Openlands Announces Annual Native Tree and Plant Sale


Geranium flower. Photo credit: Openlands


Contact: Huan Song, Director of Communications,, 312-863-6153
Yamys Urbano Valencia, PR and Communications Associate, 312-863-6287/415 712-5427

In partnership with Possibility Place, the sale offers a wide variety of native plants to choose from online, shipped free and directly to your door beginning March 1.

CHICAGO (March 1, 2023)- Openlands will commence its annual, Native Tree and Plant Sale on March 1, 2023. Shoppers can choose from a beautiful selection of native plants that, in addition to absorbing rainwater, cleaning the air, and beautifying properties, provide vital habitat for pollinators and wildlife. Not often found in big-box stores, this wide variety of native plants offered through Openlands’ sale can be ordered online, shipped for free and directly to your door.

Online orders will be accepted starting March 1 at Selections will vary based on season and availability. Supplies are limited and will be restocked throughout the year. All orders have free shipping and come with care instructions.

Planting natives is a conservation-friendly way for individuals to beautify their landscape while restoring the Chicago region’s biodiversity. Native trees and plants provide essential habitat to birds, butterflies, and other wildlife. Native flowers like milkweed not only provide nectar for pollinators, they only food source for the monarch caterpillar, which is why it is so critical to the monarch’s survival. Native trees like oaks provide food for many butterflies and moths and other creatures. Native plants can also help make properties more climate-resilient, as trees and many other native plants create shade, cool the air, act as a sponge to absorb rainwater, and store large amounts of carbon for many years.

“This sale has such a significant impact on Openlands’ mission, allowing so many people to volunteer as advocates for nature as they participate in direct, on-the-ground improvements in support of climate change and biodiversity” said Sarah Surroz, director of Lake County Programs for Openlands.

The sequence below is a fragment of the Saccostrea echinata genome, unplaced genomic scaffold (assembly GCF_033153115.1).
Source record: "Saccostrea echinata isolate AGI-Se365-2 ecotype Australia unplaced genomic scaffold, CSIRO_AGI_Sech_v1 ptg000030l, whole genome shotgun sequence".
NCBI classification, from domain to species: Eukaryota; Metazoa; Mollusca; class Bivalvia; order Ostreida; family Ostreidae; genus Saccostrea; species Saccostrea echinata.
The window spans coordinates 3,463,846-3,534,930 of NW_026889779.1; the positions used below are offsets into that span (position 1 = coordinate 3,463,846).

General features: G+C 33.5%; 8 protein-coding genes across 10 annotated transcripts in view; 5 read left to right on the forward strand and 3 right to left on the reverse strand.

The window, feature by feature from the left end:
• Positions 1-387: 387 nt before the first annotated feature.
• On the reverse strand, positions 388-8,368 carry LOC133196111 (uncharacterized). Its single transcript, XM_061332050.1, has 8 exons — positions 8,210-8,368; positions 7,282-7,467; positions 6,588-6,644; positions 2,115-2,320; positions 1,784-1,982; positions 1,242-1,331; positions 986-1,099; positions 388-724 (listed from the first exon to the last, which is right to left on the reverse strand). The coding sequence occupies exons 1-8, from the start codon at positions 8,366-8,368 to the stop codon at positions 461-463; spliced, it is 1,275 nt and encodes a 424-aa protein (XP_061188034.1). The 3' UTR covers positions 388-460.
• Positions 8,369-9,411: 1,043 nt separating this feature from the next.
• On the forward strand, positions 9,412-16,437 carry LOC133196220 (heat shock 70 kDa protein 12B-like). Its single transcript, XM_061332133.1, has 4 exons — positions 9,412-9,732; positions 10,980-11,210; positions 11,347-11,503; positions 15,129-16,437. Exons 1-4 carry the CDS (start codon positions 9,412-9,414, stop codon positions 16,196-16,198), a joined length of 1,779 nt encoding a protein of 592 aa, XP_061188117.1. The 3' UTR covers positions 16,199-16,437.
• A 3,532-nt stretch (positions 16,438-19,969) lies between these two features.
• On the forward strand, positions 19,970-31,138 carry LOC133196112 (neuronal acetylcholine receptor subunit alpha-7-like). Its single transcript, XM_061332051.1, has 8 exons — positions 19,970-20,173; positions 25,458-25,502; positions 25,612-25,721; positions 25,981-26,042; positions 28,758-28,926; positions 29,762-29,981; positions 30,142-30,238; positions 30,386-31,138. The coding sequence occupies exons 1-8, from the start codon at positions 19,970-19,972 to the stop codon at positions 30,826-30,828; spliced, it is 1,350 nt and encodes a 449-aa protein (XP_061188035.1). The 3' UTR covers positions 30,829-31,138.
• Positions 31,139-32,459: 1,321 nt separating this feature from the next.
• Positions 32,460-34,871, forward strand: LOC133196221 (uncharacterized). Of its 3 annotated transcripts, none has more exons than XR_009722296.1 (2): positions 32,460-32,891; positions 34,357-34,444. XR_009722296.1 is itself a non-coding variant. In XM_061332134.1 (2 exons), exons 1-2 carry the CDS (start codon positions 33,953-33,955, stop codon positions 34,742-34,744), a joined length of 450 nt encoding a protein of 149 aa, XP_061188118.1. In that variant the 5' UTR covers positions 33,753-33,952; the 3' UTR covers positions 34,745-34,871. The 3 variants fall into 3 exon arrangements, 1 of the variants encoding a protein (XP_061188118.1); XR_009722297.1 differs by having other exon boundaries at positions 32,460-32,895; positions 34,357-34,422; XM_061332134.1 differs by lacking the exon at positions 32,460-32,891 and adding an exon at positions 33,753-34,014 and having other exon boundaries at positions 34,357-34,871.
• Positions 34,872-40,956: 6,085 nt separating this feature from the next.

For Lake County, IL residents, Openlands offers on-site consultations with a landscape ecologist through the Lands in Harmony program. Visit Openlands’ website to schedule an appointment.

Openlands Landscape Ecologist, Mary Fortmann, says the plants sell quickly, and new plants are added throughout the season. On this occasion, Openlands will offer a wide variety of plants, including trees, shrubs, perennial flowers, grasses, sedges, and ferns. Milkweeds and shade loving plants are always the most sought-after.

“I’ve shopped the local native plant sales for the past ten years and love adding new native species every year. One year I planted some royal catchfly in May, before the plant even flowered. I had no sooner planted the royal catchfly when a hummingbird buzzed by to check out the plant. It is so true that if you plant it, they will come,” said Fortmann.

Many of the birds, butterflies, frogs and other wildlife need native plants to survive; their populations are decreasing because there are very few native plants today. These species cannot survive only with European and Asian plants that cover much of our suburban landscape. They need plants native to this region due to the intricately synchronized rhythms of pollination, migration, seed dispersion and the change of seasons. Your native plants will help our wildlife and connect habitats between our remaining natural areas.


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